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This week I wanted to share a short excerpt from my recent novella release - 'Unravelling.'

To say that I am proud of this work goes only a small way to convey the emotions caught up in the process of getting to this point. I have always wanted to write poems and stories, but given the chance in recent years to focus upon writing, I have to admit that the poetry came more easily. Writing a story seemed a step too far, an insurmountable task for me. It is not surprising then that my first contributions to the world of indie authors were not in the form of stories. A midlife memoir and a poetry chapbook to be precise. Yet, I guess, both of them are versions of my story, aren't they?

Last year, I enrolled on a creative writing course with the express intention of seeing if I could find some inspiration to start tinkering in the world of fiction. I thought that I might perhaps try writing a short story or two. Just walking into the classroom for the first course session was a difficult task for me. My midlife crisis of confidence did all it could to have me questioning what I was doing. My husband dropped me off that morning and I stood outside the building, taking a few deep breaths before entering, wondering what the next two hours would entail. As it turned out, they would be the starting point for the year's writing, the germ of an idea that slowly took shape in my head to become objects, characters and the plot of the story I would write. Mostly though, stepping outside of my comfort zone to attend that course gave me the growing courage to believe that I might actually have a writing voice. A writing voice that could put a story together, if I stopped overthinking and allowed it the space to be heard.

My previous writing had a lot of me in it. My experiences of midlife, motherhood, mindfulness, menopause - yes, my poems and blog posts were definitely drawing upon my own reality. The adage is to write what you know. Perhaps that is why I felt the unease of diving into fiction writing, wondering how I could possibly just make up so much content to create a whole story. But of course, even in fiction, the author is present in the stories in some way or another. Once I realised this, I had my way in. What started with a simple object in a ten minute writing exercise, grew into the outline of a character in my head. Her name was Doris.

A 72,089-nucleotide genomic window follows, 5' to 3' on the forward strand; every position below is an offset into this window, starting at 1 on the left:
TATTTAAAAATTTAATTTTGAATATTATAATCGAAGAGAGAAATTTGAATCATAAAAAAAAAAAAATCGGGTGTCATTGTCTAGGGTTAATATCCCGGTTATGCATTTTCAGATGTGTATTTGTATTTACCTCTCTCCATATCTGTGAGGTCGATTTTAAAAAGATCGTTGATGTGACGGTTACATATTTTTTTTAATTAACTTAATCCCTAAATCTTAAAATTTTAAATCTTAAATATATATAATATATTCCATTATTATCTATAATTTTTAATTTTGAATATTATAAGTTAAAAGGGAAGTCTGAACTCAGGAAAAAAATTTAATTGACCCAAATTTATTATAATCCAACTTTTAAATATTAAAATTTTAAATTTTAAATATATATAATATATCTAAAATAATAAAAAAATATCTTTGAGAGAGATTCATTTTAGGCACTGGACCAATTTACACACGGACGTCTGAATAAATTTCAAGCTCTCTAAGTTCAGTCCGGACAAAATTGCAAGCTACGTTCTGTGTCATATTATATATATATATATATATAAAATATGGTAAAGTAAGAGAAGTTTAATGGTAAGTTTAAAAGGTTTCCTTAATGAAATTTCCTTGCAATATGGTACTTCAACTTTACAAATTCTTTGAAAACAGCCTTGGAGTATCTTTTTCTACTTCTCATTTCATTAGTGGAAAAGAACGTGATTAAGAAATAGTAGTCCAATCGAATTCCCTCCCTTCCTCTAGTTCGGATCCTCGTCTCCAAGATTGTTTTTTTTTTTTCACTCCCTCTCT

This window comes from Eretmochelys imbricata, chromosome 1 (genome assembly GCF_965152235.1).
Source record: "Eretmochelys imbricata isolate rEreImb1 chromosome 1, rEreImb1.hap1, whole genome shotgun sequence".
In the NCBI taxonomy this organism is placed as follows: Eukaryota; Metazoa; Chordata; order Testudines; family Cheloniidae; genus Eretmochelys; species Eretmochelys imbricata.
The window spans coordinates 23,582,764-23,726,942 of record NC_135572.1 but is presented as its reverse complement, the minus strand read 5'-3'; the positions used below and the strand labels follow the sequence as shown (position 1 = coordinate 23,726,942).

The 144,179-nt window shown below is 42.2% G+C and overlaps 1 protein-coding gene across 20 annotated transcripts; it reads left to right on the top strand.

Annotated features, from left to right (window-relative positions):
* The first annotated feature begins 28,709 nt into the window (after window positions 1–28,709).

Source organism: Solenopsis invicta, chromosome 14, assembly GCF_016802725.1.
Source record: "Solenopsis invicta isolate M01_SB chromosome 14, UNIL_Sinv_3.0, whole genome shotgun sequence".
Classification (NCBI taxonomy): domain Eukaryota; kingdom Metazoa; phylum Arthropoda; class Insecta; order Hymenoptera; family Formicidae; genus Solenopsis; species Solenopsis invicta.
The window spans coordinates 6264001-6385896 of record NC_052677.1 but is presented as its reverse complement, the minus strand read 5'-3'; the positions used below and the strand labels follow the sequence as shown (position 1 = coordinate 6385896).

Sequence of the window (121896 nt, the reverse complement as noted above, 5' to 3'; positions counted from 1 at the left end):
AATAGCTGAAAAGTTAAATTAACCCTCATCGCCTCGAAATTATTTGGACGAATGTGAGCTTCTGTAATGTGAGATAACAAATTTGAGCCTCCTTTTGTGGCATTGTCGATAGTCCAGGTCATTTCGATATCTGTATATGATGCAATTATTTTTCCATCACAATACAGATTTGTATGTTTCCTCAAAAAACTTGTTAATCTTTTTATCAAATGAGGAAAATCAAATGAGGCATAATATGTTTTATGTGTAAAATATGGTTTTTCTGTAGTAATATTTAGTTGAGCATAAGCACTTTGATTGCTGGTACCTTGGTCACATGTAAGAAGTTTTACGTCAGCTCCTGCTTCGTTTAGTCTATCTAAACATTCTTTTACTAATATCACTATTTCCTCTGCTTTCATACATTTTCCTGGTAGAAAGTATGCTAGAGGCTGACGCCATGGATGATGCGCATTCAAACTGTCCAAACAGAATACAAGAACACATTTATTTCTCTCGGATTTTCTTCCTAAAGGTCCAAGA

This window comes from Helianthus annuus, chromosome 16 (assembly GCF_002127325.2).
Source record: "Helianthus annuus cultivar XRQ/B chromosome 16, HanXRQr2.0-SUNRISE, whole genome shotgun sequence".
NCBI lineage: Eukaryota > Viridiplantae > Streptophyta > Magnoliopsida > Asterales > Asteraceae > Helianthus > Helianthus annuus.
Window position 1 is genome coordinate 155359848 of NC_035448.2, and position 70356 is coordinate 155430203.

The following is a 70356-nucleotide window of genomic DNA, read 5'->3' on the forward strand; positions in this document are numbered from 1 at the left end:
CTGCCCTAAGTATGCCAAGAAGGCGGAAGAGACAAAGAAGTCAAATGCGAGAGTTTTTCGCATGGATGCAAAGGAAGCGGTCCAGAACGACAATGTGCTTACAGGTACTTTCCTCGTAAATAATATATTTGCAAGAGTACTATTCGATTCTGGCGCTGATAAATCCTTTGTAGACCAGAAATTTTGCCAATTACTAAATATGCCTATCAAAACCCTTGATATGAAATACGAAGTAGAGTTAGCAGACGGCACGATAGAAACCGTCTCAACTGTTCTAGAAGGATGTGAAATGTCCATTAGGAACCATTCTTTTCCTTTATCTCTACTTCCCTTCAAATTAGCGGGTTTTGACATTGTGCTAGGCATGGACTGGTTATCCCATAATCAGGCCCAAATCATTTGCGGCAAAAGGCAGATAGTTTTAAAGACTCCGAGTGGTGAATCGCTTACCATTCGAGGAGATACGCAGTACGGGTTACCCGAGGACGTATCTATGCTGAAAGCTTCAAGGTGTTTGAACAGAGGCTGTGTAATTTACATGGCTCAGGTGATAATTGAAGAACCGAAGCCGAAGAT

Once Doris was there, she would not leave quietly. Over time, she had family and friends, a past that shaped her present, and a whole set of experiences that I felt duty bound to weave into the pages of her story. Some of these experiences came from shadows of times and places I had known myself, some from research I carried out with others. Her present was caught up in the dementia she was suffering but she was so much more than that. I think that was the main motivation for telling her story. Having lost my father to dementia a few years ago, I was all too aware of how much the condition takes over the person and how others view them that way. This story may have the thread of dementia running through it, but it was written to go far beyond that. It shares the experiences of an ordinary life, the love and strength of an ordinary woman and how that in itself is a powerful tale to be told.

With all that in mind, I am indeed proud to share the following excerpt with you.

Unravelling - A Tale of Strength, Love and Dementia.

Chapter 1 - Just the Ticket

Lucy brushed a tear from her cheek and allowed her gaze to focus through the blur onto the well-thumbed slice of the past that she was holding. Just a simple bus ticket. Insignificant at first glance and easy to discard as so many of its kind would have been in days gone by. Casually thrown away at the end of a mundane journey but this one was different, well it was to Doris.

A half-grin formed as Lucy recalled the day she had retrieved this. The vultures had already picked over the china and trinkets but you cannot put a price on all that is precious. Crouched in a corner of her Gran’s dusty attic, Lucy had discovered the tin of random oddments, protected all these years by nostalgia and sentiment. It would have been so easy for this to have been scooped up with all the other scattered memories due to be cast aside during the house clearance. But Lucy sensed its significance.

Most people had stopped listening to Doris once she had been confined to the nursing home as her conversation lost its thread and her thoughts fox-trotted around. Not Lucy. She loved her Gran’s stories and amongst their confused dance there was the sparkle of an odd gem of truth. At those moments the gentle pools of her gran’s greying, blue eyes invited Lucy in. Just as a spool of old movie footage reveals a scene clicking frame by frame, she caught glimpses of the girl her gran used to be. Doris in her dancing days, in whirling petticoats with tumbling sandy brown locks catching the light as her feet marked the beat.

The rush of young love with a gaze exchanged across the dance floor may have become a faded memory for Doris but the tale of how they met, dodged the raindrops and held hands to take the bus ride home together, was her favourite to recall. In her rocking chair, crocheted blanket upon her knee and Lucy’s wondrous ‘treasure box find’ placed beside a tray of tea, Doris was now content. The broken connections of life’s confusion that usually frustrated Doris were strangely calm this afternoon. Lucy saw this peace reflected in the window pane’s rivulets of rain.

With a determined effort Doris pressed the ticket into Lucy’s palm, clasped her hand tight and returned her focus to the rain.

“Goodnight, sweetheart…”

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Karen, I found this very moving. Congratulations on having the courage to share your writing


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